BOSTON (Reuters) - Symantec Corp said it is safe to use its pcAnywhere software for accessing remote PCs after it asked customers last week to disable the product because it put them at greater risk of being hacked.
The software maker took the unusual step of urging customers to temporarily stop using the product after an investigation determined that the blueprints, or source code, to pcAnywhere were stolen in 2006.
Symantec said on January 25 that the theft put users of all versions of the product at greater risk of losing data to hackers.
The company has since determined that it was safe to use the current version of the product, pcAnywhere 12.5, as long as it was updated with a security patch released on January 23, company spokesman Brian Modena said on Monday.
Symantec is offering free upgrades to pcAnywhere 12.5 at no charge to all customers, even those using old editions that would not typically qualify for support, he said.
The company warned customers earlier this month about the theft of the source code to pcAnywhere and several other titles such as Norton Antivirus Corporate Edition, Norton Internet Security, Norton Utilities and Norton GoBack.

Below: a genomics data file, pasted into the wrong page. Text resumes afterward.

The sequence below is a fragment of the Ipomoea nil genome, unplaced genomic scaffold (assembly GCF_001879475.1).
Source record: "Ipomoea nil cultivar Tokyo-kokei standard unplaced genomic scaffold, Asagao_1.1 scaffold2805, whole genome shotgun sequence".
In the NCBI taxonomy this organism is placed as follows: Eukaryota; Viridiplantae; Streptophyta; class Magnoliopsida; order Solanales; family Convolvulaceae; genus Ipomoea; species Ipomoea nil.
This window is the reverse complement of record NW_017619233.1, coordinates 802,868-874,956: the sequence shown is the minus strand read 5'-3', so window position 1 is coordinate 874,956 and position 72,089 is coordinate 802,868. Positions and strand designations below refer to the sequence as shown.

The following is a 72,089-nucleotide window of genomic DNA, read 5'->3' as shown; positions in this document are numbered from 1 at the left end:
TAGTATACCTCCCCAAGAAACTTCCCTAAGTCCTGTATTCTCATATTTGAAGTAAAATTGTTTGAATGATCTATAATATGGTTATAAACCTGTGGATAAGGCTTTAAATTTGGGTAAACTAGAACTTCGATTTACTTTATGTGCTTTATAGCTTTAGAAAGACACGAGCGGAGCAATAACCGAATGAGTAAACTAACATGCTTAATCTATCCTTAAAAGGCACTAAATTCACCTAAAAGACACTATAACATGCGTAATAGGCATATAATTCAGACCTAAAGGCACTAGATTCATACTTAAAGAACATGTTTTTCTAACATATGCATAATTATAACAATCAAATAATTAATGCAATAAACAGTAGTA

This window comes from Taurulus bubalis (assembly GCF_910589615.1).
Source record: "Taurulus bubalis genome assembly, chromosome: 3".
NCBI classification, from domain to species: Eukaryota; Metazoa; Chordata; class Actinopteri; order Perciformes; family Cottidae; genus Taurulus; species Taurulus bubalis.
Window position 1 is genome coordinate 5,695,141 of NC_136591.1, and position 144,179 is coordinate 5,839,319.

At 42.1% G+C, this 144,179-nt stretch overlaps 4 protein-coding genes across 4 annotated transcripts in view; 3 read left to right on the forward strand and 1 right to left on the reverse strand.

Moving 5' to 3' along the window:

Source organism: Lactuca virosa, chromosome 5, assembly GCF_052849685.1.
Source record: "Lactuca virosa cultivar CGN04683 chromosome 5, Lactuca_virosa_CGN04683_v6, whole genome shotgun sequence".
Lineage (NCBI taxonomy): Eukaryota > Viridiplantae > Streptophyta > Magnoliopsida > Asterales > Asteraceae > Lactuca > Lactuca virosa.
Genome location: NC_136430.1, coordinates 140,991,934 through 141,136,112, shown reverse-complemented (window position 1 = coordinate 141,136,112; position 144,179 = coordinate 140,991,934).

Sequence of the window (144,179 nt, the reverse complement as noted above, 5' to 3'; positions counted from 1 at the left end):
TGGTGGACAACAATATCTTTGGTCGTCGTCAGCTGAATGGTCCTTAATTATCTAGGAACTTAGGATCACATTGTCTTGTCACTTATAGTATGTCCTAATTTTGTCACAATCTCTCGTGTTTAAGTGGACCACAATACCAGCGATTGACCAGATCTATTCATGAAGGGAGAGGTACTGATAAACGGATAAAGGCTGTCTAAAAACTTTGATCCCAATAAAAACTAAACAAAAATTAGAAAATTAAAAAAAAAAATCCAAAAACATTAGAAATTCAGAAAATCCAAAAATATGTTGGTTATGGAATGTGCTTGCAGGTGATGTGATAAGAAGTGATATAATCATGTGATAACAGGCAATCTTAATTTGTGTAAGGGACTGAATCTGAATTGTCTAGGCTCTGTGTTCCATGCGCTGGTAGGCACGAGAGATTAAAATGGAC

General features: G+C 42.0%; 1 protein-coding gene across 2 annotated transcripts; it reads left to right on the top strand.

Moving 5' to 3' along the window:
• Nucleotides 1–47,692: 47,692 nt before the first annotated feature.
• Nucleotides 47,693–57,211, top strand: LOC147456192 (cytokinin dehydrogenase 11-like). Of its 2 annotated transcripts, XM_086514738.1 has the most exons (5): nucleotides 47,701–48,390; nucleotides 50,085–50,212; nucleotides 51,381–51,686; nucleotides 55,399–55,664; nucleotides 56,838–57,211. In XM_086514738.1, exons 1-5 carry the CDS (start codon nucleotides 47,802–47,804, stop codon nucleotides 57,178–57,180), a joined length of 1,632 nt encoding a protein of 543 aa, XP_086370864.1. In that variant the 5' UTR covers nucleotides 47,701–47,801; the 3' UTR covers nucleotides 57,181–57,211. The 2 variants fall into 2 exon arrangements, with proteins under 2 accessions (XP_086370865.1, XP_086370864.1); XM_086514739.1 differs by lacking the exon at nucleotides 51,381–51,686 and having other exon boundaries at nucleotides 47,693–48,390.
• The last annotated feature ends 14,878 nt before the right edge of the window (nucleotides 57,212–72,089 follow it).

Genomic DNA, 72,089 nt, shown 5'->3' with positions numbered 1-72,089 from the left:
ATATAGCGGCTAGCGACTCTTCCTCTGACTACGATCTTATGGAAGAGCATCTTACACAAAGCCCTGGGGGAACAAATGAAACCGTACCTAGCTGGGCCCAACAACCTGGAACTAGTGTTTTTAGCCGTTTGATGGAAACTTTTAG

It made the announcement after a hacker who goes by the name YamaTough released the source code to its Norton Utilities PC software and threatened to publish its widely used anti-virus programs. Authorities have yet to apprehend the hacker.
The company initially said the theft of the code posed no threat as long as customers were using the most recent versions of Symantec’s software, with one exception - users of pcAnywhere might face “a slightly increased security risk.”
While Symantec is advising all customers to upgrade, they can safely continue using versions 12.0 and 12.1 if they download a second software patch released on January 27, Modena said.
Customers can contact the company via email for more information: firstname.lastname@example.org.
Reporting By Jim Finkle; editing by Andre Grenon